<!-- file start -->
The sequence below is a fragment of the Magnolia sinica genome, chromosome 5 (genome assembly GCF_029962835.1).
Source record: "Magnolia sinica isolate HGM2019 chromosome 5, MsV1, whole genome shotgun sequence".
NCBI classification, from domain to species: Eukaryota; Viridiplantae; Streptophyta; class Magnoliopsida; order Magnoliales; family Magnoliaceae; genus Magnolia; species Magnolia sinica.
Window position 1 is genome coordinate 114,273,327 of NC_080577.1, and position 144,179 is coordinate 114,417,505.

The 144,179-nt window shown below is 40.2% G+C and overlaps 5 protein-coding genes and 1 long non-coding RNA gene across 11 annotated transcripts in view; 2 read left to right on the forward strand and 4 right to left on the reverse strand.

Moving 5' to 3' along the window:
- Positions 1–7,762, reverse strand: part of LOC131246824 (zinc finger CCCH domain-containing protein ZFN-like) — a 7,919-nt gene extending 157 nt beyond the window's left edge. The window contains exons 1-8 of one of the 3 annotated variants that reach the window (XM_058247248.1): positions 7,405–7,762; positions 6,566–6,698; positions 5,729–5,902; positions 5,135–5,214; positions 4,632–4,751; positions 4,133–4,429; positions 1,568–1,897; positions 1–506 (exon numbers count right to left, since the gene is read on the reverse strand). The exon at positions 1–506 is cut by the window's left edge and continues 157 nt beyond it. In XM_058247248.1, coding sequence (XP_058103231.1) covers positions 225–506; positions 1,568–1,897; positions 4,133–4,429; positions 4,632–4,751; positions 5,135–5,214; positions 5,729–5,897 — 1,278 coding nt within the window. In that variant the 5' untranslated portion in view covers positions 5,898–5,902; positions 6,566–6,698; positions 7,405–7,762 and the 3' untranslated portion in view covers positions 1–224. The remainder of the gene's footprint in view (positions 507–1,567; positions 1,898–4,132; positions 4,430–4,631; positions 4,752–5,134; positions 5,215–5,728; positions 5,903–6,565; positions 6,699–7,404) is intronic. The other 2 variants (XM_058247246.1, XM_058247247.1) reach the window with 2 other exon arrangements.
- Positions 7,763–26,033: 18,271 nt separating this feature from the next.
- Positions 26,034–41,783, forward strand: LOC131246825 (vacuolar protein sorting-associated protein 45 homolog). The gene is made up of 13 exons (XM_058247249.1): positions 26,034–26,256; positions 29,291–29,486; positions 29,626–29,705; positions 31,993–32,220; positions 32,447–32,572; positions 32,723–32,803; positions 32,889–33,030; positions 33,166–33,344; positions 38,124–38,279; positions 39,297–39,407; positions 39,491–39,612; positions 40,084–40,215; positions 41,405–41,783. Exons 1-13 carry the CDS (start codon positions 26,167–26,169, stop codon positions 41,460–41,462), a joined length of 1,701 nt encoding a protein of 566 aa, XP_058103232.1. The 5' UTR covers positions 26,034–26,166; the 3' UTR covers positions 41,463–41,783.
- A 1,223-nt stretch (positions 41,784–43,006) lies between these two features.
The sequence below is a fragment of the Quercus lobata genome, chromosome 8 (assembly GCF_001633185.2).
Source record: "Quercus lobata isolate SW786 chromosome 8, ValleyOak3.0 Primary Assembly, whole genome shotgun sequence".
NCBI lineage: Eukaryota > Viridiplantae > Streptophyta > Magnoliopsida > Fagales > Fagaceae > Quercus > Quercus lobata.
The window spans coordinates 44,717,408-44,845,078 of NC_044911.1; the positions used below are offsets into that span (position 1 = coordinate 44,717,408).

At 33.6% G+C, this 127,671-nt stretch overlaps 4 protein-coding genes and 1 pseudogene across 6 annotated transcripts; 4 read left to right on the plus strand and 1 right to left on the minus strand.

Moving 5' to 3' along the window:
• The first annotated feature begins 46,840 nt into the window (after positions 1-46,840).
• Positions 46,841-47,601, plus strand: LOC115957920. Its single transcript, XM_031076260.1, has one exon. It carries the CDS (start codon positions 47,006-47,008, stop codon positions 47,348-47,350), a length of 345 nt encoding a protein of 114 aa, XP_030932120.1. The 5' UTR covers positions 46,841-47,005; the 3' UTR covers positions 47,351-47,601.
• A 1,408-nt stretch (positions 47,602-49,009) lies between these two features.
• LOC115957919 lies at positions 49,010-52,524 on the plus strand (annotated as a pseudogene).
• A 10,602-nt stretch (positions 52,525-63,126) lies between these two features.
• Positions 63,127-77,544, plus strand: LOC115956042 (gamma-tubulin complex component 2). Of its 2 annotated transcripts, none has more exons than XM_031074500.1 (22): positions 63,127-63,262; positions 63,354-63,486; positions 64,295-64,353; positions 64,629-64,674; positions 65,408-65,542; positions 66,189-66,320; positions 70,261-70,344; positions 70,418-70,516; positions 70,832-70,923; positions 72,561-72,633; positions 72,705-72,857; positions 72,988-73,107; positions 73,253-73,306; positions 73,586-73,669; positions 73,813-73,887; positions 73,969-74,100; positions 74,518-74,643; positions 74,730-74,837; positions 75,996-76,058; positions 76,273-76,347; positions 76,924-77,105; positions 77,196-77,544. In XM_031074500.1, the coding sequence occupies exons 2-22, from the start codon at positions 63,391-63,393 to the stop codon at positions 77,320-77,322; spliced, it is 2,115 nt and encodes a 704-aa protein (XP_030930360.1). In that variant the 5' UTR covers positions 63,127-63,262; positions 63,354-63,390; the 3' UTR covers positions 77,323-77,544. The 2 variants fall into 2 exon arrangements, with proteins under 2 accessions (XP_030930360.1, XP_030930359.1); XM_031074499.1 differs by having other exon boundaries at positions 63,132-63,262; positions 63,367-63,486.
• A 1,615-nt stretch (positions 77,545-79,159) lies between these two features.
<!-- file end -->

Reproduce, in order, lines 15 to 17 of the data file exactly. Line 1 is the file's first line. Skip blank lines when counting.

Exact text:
At 33.6% G+C, this 127,671-nt stretch overlaps 4 protein-coding genes and 1 pseudogene across 6 annotated transcripts; 4 read left to right on the plus strand and 1 right to left on the minus strand.

Moving 5' to 3' along the window:
• The first annotated feature begins 46,840 nt into the window (after positions 1-46,840).